Winter Hiking: Charming or Miserable?
How to safely explore the joys of winter hiking.
By the middle of winter, our desire to hibernate can start to feel irritating instead of comforting. What better antidote to staying indoors than hiking in the great outdoors?
Winter backdrops are stark, serene, and often stunning. With fewer people on the trail, you might spot more creatures out there. It’s an excellent opportunity to interact with the seasons and the living planet around us, says Dr. Stuart Harris, chief of wildlife medicine at Massachusetts General Hospital. But trekking several miles across rugged, frosty terrain is very different from hiking in warm weather, which requires considerations for health and safety, he notes. Here’s what you should know before you go.
Winter Hiking: Safety First
“The challenge of hiking when environmental conditions are more demanding requires a completely different approach on a winter day than it does on a summer day,” says Dr. Harris. “But it gives us a chance to immerse ourselves in the living world around us. It is our ancient heritage.”
A safety-first attitude is especially important if you’re hiking with others of different ages and abilities – for example, with older relatives or young children. It is crucial to have the right equipment and the right mindset to make it fun and safe for everyone involved.
Plan and prepare for a winter hike
Prepare well in advance, especially if you’re mixing participants with vastly different fitness levels. Plan your route carefully, rather than just wing it.
People at their extremes—very old or very young—are most vulnerable to freezing temperatures, and hiking in cold weather can be even more stressful on the body. “Winter conditions may be more demanding on the heart than a perfectly balmy day,” says Harris. “Consider the physical capabilities of everyone in your group, and let that determine where you go. It’s supposed to be a fun activity, not a punishing one.”
- Find out how far, high, and how far you’ll be going, Dr. Harris advises, and check the forecast for the area you’ll be hiking in, taking into account wind chill and speed. The weather can change from hour to hour, especially at higher elevations, so keep abreast of forecasts for temperature levels and any precipitation.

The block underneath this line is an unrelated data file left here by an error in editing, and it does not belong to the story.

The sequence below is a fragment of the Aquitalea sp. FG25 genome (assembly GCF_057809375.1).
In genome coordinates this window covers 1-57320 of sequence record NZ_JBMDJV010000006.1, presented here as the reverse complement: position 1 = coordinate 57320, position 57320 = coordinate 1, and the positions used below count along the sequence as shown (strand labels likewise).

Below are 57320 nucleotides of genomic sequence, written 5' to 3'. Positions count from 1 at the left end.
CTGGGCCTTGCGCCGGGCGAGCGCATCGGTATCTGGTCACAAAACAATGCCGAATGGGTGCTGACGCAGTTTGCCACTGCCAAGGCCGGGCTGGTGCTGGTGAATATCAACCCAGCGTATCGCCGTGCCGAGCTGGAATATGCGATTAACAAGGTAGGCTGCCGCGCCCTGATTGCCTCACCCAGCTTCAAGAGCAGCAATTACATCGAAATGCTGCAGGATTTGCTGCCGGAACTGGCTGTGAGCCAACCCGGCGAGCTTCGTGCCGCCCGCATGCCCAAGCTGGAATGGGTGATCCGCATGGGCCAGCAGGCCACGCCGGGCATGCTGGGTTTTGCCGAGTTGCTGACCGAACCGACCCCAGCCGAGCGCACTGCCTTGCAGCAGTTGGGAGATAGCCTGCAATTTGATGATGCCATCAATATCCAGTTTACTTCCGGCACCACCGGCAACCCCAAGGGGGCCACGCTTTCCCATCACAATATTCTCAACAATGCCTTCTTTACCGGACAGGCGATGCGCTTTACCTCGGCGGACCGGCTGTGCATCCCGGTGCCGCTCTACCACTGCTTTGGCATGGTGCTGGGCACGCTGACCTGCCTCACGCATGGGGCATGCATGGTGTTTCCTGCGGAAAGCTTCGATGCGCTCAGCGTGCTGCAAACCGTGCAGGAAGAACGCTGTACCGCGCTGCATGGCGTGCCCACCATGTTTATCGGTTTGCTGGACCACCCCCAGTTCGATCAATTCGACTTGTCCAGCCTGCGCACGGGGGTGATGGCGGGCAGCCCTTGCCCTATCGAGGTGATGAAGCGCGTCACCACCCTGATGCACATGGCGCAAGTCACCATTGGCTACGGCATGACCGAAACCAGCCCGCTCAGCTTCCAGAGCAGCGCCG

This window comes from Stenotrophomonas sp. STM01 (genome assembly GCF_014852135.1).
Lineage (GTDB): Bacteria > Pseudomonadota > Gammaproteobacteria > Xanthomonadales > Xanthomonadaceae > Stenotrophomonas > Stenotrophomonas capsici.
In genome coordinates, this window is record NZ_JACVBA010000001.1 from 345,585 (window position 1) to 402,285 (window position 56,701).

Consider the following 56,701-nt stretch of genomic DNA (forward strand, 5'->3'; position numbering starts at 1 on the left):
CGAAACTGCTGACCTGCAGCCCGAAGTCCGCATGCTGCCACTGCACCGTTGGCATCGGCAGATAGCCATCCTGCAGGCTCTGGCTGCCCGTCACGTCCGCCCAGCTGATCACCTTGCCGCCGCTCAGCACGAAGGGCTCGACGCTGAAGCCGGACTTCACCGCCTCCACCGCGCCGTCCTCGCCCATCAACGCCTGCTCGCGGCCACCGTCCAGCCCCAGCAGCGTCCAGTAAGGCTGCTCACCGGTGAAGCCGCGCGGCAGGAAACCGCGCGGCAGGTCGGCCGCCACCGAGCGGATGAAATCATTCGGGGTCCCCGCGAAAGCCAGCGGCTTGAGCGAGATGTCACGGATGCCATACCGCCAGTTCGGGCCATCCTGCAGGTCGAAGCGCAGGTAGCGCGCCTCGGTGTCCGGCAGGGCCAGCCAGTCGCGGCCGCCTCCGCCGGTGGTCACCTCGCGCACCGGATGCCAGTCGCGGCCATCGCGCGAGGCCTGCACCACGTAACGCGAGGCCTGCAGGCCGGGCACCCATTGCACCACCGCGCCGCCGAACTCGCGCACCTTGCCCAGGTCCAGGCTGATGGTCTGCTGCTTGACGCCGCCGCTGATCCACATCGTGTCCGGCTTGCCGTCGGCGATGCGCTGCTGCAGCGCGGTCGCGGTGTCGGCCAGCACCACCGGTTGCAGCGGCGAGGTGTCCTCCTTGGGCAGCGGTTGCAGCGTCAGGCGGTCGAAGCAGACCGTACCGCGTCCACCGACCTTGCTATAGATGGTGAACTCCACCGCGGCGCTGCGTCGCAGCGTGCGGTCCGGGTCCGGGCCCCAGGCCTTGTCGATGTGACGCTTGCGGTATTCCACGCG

- Find out if you can access emergency cell coverage if something goes wrong.
- Always share plans with someone who is not on your trip, including the expected route and time you will return. Fill out trail logs so park rangers also know you’re on the trail in case of an emergency.
What to wear in the winter
Prepare for extreme cold, wind, snow, and even rain to avoid frostbite or hypothermia, when your body temperature drops dangerously low.
- Layered dress. Several thin layers of clothing are better than one thick layer. Remove a layer when you feel warm in the high sun and add another layer when you are in the shade. Ideally, wear a base layer made of wicking fabric that can pull sweat away from the skin, followed by layers that insulate and protect against wind and moisture. “As they say, there’s no bad weather, just ill-fitting clothes,” says Dr. Harris. “Take a daypack or backpack and throw a couple of extra thermal layers in it. I never go out for a hike without some ability to change as the weather changes.”
- Protect the head, hands and feet. Put on a woolen hat, a thick pair of mittens or mittens, and two pairs of socks. Bring dry spares. Your shoes should be waterproof, have a sturdy sole and grip.
- Apply sunscreen. It’s still possible to get a sunburn in the winter, especially in places where the sun’s glare is reflected off the snow.
Pregnancy essentials to help ensure safety
- More food and water. Hiking in the cold requires serious energy, as it burns far more calories than the same activity done in the summer temperatures. Pack nutrient-dense snacks like nut mixes and granola bars, which often combine nuts, dried fruit, and oats to provide needed protein, fat, and calories. It is also important to stay hydrated to maintain a normal body temperature. Bonus points for bringing a warm drink in a thermos to warm your heart if you’re feeling cold.
- First aid kit. Bandages used for slipping or scraping on the trail and heat-reflecting blankets to cover a person showing signs of hypothermia are wise. Even at temperatures above freezing, hypothermia is possible. Watch for signs such as trembling, confusion, fatigue, or slurring of words, and seek immediate help.
- light source. Time your trip so you’re not on the dark trail. But bring a light source in case you get stuck. “A flashlight or headlamp is very useful if you’re hiking anywhere near the edges of daylight,” says Harris.
- Phone, map, compass or GPS device plus extra batteries. Don’t rely on your phone for GPS tracking, but charge it fully in case you need to get to someone quickly. “Make sure you have the technology and skill set to be able to move around on or off the trail, and that you have a means of outside contact, especially if you’re in a large, mixed group,” says Harris.